Yet as I was drawing I did not know that I was looking for her. Instead I drew a woman on her knees with her arms stretched above imploringly, prayerfully, beseeching grace. Above her in the upper left corner was a Magnificent Radiant Sun. The sun had a masculine stern face, and each line that I drew for him accentuated his gaze of anger, displeasure, and judgment at this pitiful woman before him.

 

What took place next was the interesting part. Behind the woman on her knees, so clearly symbolizing me, a figure of night grew in black lines all around my lost soul. As I drew each black line I wept louder with wails too long withheld. The strands became the long black hair of darkness, became a hundred hands holding me at ground level up and a feeling welled up that I was neither alone nor lost in the dark.

 

In the far upper right corner with my red pen engaged, a woman’s face began to emerge, and in contrast to the stern Father Sun God, her face was Loving Compassion, revealing my sorrow was also her sorrow, my loss her loss. She kept reaching out all around me, under me, above me and everywhere she could caress her daughter. My outer skin was sketched yellow like my Sky Father God, but incessantly I drew on the inside of me in this caricature, the black lines of Mother Night outlining my entire body from within.

 

ALisa Starkweather’s Women’s Belly and Womb Conference – Photo courtesy of Marsia Shuron Harris

Sometimes you live your whole life out seeing only what is on the outside and never discover who you really are on the inside. We hear talk of embodying the sacred feminine and what this means. In that moment I witnessed her at my back and literally woke up to the obvious. She was in me all along. This sweet recognition is better than the movie scenes when someone you thought was dead is actually alive or when the little orphan discovers after years of turmoil a loving family, or even the wild kiss of two lovers who will never be parted again. We live for these moments of reconciliation.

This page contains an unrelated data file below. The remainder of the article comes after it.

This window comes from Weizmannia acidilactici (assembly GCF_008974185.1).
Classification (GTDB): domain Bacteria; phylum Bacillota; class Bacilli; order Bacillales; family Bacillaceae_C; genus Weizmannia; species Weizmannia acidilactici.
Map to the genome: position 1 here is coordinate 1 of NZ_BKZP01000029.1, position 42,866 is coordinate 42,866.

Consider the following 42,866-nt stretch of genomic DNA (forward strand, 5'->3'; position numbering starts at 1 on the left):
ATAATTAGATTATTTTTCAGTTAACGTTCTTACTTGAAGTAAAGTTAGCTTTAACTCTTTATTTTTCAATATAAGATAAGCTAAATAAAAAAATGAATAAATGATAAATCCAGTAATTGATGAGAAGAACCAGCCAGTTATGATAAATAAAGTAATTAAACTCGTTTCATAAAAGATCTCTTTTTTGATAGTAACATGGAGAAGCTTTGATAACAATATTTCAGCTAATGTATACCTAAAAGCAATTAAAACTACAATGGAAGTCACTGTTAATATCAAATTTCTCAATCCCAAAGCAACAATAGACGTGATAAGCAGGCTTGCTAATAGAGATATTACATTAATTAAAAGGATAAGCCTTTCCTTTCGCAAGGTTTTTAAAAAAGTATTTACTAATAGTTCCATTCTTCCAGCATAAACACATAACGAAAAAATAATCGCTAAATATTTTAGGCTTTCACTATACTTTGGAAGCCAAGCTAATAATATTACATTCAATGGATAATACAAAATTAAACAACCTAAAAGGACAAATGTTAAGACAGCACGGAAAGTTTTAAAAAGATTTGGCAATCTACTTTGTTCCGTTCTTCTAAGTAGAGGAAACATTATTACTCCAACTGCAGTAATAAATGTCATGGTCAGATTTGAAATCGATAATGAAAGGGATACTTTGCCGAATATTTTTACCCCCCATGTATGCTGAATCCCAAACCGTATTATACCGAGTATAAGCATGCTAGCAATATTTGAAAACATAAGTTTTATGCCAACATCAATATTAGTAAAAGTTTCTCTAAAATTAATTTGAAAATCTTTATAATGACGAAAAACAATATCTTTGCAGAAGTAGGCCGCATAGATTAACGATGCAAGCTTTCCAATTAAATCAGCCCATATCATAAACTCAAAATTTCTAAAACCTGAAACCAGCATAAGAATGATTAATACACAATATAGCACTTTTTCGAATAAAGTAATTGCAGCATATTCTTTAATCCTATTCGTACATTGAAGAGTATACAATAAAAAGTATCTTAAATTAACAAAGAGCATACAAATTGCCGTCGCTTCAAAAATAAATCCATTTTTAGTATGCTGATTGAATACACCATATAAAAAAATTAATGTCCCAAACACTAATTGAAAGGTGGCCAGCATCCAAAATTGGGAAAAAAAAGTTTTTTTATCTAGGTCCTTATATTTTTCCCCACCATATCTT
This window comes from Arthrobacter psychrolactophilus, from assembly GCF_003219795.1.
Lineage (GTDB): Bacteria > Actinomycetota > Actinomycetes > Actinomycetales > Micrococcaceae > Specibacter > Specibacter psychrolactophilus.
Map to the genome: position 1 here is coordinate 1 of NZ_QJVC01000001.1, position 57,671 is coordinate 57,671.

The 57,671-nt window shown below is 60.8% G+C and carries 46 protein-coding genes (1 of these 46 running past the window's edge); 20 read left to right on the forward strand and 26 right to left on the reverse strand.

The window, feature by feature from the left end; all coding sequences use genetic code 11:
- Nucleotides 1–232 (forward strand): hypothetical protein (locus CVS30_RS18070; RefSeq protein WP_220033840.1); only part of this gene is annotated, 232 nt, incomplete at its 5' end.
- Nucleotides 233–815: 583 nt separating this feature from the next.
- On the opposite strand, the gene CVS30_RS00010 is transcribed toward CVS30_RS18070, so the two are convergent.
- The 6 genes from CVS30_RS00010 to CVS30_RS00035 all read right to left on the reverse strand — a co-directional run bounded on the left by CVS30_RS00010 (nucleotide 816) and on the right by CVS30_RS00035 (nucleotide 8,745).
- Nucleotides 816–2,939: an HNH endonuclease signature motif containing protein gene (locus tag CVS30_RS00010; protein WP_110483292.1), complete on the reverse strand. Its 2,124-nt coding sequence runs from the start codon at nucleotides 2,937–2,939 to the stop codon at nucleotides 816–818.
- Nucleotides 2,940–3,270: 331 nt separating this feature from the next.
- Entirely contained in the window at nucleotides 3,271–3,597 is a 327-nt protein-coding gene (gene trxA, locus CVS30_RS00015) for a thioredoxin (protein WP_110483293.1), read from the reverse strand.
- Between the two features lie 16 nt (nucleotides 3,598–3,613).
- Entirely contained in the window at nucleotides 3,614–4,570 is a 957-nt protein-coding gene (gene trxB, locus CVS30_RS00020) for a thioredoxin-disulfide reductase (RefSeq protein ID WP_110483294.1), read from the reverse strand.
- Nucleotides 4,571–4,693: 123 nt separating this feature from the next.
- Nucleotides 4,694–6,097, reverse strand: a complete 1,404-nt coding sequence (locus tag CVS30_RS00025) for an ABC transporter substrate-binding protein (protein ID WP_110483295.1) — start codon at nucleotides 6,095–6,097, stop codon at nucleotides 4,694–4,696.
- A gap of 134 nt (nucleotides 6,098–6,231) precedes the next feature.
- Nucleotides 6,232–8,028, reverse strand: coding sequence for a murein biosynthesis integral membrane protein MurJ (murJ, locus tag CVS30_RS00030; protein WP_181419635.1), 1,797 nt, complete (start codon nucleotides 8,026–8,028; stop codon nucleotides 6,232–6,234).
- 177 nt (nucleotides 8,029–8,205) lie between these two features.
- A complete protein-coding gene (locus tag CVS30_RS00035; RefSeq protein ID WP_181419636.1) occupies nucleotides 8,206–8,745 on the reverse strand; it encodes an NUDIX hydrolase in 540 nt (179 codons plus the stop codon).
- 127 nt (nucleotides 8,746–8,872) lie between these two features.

The power is in the lifting of the veil when something that has hurt us deeply is finally understood and our hearts heal in the holy, in the beauty, in the love within our Mother’s arms no longer out of reach. With her, we come home ourselves and realize that one tiny pronoun can radically alter whether we see Her or whether we don’t. In investigating this, we risk changing ourselves in how we view our own divinity, not only as women but as all the sons and daughters who emerge from the womb of life.

Anyaa McAndrew @ 10:41 am
Filed under: General Spirituality andOf Interest to Men andOf Interest to Women andThe Divine Feminine